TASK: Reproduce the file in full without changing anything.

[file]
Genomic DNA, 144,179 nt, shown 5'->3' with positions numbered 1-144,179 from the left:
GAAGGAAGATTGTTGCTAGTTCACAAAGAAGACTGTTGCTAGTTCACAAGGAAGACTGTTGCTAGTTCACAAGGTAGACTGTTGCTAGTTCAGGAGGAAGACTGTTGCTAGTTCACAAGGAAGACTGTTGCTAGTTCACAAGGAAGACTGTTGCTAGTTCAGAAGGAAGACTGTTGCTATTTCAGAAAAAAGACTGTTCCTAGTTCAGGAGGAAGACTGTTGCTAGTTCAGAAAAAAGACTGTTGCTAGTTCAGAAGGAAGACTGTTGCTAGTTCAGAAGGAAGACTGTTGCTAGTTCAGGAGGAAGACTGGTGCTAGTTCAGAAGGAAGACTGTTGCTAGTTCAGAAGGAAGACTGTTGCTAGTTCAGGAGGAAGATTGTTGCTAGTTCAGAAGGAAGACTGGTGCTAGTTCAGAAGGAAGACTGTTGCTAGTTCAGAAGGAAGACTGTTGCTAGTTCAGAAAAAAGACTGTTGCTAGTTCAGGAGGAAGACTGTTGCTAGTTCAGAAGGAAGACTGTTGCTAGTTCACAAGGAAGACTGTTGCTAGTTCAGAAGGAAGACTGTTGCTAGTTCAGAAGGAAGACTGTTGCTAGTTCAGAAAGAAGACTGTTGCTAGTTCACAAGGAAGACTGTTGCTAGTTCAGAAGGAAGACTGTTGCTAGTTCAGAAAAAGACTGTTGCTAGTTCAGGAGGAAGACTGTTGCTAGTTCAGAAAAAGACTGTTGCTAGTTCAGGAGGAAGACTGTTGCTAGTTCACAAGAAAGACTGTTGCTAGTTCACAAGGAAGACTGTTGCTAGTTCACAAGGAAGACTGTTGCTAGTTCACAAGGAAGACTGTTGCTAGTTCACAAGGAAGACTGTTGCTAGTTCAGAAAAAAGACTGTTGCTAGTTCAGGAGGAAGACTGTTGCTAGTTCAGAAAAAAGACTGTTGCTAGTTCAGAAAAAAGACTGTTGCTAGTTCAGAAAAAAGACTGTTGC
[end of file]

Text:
Genomic DNA, 144,179 nt, shown 5'->3' with positions numbered 1-144,179 from the left:
GAAGGAAGATTGTTGCTAGTTCACAAAGAAGACTGTTGCTAGTTCACAAGGAAGACTGTTGCTAGTTCACAAGGTAGACTGTTGCTAGTTCAGGAGGAAGACTGTTGCTAGTTCACAAGGAAGACTGTTGCTAGTTCACAAGGAAGACTGTTGCTAGTTCAGAAGGAAGACTGTTGCTATTTCAGAAAAAAGACTGTTCCTAGTTCAGGAGGAAGACTGTTGCTAGTTCAGAAAAAAGACTGTTGCTAGTTCAGAAGGAAGACTGTTGCTAGTTCAGAAGGAAGACTGTTGCTAGTTCAGGAGGAAGACTGGTGCTAGTTCAGAAGGAAGACTGTTGCTAGTTCAGAAGGAAGACTGTTGCTAGTTCAGGAGGAAGATTGTTGCTAGTTCAGAAGGAAGACTGGTGCTAGTTCAGAAGGAAGACTGTTGCTAGTTCAGAAGGAAGACTGTTGCTAGTTCAGAAAAAAGACTGTTGCTAGTTCAGGAGGAAGACTGTTGCTAGTTCAGAAGGAAGACTGTTGCTAGTTCACAAGGAAGACTGTTGCTAGTTCAGAAGGAAGACTGTTGCTAGTTCAGAAGGAAGACTGTTGCTAGTTCAGAAAGAAGACTGTTGCTAGTTCACAAGGAAGACTGTTGCTAGTTCAGAAGGAAGACTGTTGCTAGTTCAGAAAAAGACTGTTGCTAGTTCAGGAGGAAGACTGTTGCTAGTTCAGAAAAAGACTGTTGCTAGTTCAGGAGGAAGACTGTTGCTAGTTCACAAGAAAGACTGTTGCTAGTTCACAAGGAAGACTGTTGCTAGTTCACAAGGAAGACTGTTGCTAGTTCACAAGGAAGACTGTTGCTAGTTCACAAGGAAGACTGTTGCTAGTTCAGAAAAAAGACTGTTGCTAGTTCAGGAGGAAGACTGTTGCTAGTTCAGAAAAAAGACTGTTGCTAGTTCAGAAAAAAGACTGTTGCTAGTTCAGAAAAAAGACTGTTGC